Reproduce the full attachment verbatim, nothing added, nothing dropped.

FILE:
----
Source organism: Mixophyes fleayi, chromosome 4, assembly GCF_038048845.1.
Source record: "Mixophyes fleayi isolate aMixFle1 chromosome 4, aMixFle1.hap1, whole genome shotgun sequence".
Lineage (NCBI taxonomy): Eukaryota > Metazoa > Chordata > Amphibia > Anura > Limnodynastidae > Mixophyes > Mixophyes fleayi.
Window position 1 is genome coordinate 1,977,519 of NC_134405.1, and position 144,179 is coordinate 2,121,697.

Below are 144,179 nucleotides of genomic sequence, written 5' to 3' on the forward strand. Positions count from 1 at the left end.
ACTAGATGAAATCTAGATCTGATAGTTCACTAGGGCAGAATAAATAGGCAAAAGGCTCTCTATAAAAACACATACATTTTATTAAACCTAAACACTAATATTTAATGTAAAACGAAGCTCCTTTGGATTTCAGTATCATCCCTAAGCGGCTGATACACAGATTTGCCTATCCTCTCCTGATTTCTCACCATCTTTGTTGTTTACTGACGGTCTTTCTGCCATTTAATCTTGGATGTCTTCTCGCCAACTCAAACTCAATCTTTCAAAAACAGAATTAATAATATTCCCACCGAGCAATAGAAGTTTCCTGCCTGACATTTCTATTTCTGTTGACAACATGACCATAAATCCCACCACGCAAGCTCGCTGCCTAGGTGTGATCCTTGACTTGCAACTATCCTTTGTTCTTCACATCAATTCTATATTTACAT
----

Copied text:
Source organism: Mixophyes fleayi, chromosome 4, assembly GCF_038048845.1.
Source record: "Mixophyes fleayi isolate aMixFle1 chromosome 4, aMixFle1.hap1, whole genome shotgun sequence".
Lineage (NCBI taxonomy): Eukaryota > Metazoa > Chordata > Amphibia > Anura > Limnodynastidae > Mixophyes > Mixophyes fleayi.
Window position 1 is genome coordinate 1,977,519 of NC_134405.1, and position 144,179 is coordinate 2,121,697.

Below are 144,179 nucleotides of genomic sequence, written 5' to 3' on the forward strand. Positions count from 1 at the left end.
ACTAGATGAAATCTAGATCTGATAGTTCACTAGGGCAGAATAAATAGGCAAAAGGCTCTCTATAAAAACACATACATTTTATTAAACCTAAACACTAATATTTAATGTAAAACGAAGCTCCTTTGGATTTCAGTATCATCCCTAAGCGGCTGATACACAGATTTGCCTATCCTCTCCTGATTTCTCACCATCTTTGTTGTTTACTGACGGTCTTTCTGCCATTTAATCTTGGATGTCTTCTCGCCAACTCAAACTCAATCTTTCAAAAACAGAATTAATAATATTCCCACCGAGCAATAGAAGTTTCCTGCCTGACATTTCTATTTCTGTTGACAACATGACCATAAATCCCACCACGCAAGCTCGCTGCCTAGGTGTGATCCTTGACTTGCAACTATCCTTTGTTCTTCACATCAATTCTATATTTACAT